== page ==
Hey Teachers: Here’s Your Report Card

It only has two grades on it.

So, my dear friends, this year has been a bit of a trial. No matter where you are, no matter what your school or district decided to do for classes this year, it has been one of the weirdest and hardest years to be an educator in the history of ever.

We’re coming to the end of it, the next couple months, so in keeping with tradition, it’s time to cram for those exams and get our report cards. You’re probably thinking — I hardly know any teachers that aren’t — that this year the scores are gonna be pretty low.

So I have good news. We’re only scoring ourselves on two things this year.

I’m aware that we’re supposed to be preparing thorough lesson plans and putting together ironclad rubrics and meeting all the state standards. Oh, and helping students prepare for an ever-growing number of standardized tests, of course. And doing classroom safety, both visible and invisible. And satisfying the baying hounds of politicians, administrators, and parents.

And, you know, teaching. Sometimes. Using whatever method and delivery system we’re being shoehorned into today.

Please pardon my French here: C’est merde, ca.

In any year, we know that in our classrooms the kids are always learning — though not necessarily what the curriculum outlines. This year, particularly, the curriculum can (and probably did) get shot to hell.

That is okay.

It is perfectly, 100%, absolutely okay.

I don’t know if you’ll hear this from your administration. You’ll never hear it from Washington or <insert your capital here>. Probably, we won’t hear it from parents, either, but they’re carrying their own sacks of rocks at the moment (as we well know) and can’t be blamed for not adding us to their Christmas card list. So hear it from one of your own: you have two jobs this year, and only two.

  1. Keep your kids alive.
  2. Keep teaching.

That’s it.

If you do these two things, you’ve succeeded. Their test scores don’t matter. Their progress toward algebra proficiency doesn’t matter. Their knowledge of and respect for the Oxford comma does not matter (well, okay, that matters a little). Their ability to identify the date of the signing of the Constitution does not matter.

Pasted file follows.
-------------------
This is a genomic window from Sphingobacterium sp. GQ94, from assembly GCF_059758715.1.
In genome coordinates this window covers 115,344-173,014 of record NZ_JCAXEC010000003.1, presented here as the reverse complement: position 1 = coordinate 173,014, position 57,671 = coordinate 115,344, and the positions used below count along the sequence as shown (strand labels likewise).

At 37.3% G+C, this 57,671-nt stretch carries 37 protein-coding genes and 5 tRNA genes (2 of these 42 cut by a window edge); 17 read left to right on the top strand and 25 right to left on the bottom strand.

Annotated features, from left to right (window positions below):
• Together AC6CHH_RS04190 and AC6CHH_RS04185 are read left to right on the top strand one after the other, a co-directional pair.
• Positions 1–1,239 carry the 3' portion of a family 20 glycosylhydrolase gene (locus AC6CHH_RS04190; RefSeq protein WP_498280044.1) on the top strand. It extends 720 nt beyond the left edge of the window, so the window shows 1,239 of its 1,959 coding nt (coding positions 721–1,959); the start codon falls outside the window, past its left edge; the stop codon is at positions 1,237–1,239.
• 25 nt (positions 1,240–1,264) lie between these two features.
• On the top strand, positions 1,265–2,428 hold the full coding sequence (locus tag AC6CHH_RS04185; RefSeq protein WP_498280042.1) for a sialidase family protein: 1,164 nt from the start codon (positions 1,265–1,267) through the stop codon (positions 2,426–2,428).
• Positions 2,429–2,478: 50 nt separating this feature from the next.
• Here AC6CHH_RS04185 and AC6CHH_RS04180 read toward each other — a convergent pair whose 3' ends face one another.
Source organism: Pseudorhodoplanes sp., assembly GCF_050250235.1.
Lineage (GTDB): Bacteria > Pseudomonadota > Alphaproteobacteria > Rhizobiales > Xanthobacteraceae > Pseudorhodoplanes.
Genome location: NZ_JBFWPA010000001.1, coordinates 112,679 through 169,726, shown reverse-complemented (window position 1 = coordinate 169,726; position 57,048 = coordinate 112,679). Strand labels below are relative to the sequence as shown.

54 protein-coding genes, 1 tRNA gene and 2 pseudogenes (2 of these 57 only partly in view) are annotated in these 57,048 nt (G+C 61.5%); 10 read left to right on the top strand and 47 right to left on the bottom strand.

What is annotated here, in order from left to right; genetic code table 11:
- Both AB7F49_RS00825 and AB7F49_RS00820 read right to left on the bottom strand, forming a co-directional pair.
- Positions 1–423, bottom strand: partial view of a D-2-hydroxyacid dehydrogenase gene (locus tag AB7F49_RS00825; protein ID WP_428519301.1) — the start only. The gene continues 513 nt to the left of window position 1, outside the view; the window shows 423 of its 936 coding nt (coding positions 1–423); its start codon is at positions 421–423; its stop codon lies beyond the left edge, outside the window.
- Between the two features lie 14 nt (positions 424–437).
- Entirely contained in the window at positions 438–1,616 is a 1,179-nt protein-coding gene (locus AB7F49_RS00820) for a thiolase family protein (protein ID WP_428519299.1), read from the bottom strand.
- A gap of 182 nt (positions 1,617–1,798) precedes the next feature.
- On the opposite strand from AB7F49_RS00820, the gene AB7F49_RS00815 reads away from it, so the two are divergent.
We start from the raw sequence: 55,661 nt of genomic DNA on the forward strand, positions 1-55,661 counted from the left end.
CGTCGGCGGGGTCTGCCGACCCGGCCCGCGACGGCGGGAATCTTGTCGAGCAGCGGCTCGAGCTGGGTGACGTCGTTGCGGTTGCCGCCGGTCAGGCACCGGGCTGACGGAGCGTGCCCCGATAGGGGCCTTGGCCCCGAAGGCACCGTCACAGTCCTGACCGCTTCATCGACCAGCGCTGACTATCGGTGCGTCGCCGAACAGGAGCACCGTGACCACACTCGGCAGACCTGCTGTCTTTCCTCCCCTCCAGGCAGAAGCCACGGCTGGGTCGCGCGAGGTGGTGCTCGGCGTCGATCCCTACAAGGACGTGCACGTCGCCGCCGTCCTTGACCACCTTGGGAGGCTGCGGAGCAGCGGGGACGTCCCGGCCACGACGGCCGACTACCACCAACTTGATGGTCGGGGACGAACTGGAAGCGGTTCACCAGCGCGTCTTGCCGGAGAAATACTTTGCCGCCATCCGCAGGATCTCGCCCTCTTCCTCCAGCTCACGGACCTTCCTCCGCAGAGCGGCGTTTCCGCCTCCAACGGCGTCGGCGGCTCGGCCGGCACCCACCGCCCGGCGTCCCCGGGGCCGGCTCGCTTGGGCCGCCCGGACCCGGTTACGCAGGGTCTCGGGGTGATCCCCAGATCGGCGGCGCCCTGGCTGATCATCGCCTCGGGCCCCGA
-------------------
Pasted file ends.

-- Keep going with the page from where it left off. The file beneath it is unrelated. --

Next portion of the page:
Are they alive? Great. That’s a win.

Are you still interested in teaching, and do you come and put in your shift every day? Great. That’s a win.

Since we love rubrics so much, here’s mine, for myself and for all the teachers I know and love so dearly (please grade yourself):

A: Student assessment: All the kids are living and none of them came to school sick this year; they still seem excited (or at least benignly tolerant) about school; Teacher assessment: I still love teaching and am glad I get to keep doing it; we made reverential nods to the curriculum.

B: All the kids are living even though mask slippage was common; the kids show up in pretty credible numbers; I’m happy that we got through the year and even worked through some of the standards at some point.

C: I think all the kids are still alive, though some of them won’t recover from the trauma of this year without serious counseling; I myself won’t recover from this year even with counseling, but I think I can come back next year ready to try again.

D — note: this is still a passing grade — Most of the kids are alive, as judged from their logging in to the e-classroom (though they don’t come on camera, so who knows?). Many of them have developed long-term psychological tics and anxiety. So have I. I will come back and teach next year as long as significant changes are made.

Honestly, that should be the bar this year. If you hit the D level, you passed, and congratulations. US society depends on school, and that means on you. You had a big assignment — as big as anyone’s — and you took care of it.

If you’re below that level — not coming back next year — please accept my sincere thanks for your good service and best wishes for the future. We all know how hard this is — how hard it was even before all this happened. No one knows it better. Take your ball and go home with zero judgment.

Either way, whether this is goodbye or late August will find you back at your post, I think it’s critically important for all of us to understand that this year the educational experience has to be stripped to its basics — keep kids alive, don’t crush out their candle of learning (however flicker-y it might be), and preserve in ourselves the desire to teach.

If there were days when your entire classroom experience was group sharing of feelings and pledges of mutual support, if your carefully-designed lesson plan got thrown out the window when the first child burst into tears, if one day one of your students looked up at you from six feet away and said, “I didn’t think I’d be here this week,” and that’s the only thing you accomplished — with all due respect to the powers that be — that is a win.

If you did that, this year of all years, you won. And because you did, we all did.

It’s not March any more, but one of the themes of March Madness is “survive and advance”. The game doesn’t have to be pretty. It doesn’t have to please anyone at all, as long as you’re standing at the end. Take the win. Keep moving.

And thank you.

Working writer, teacher of historical things. I sing opera, and I fish. Usually not at the same time.

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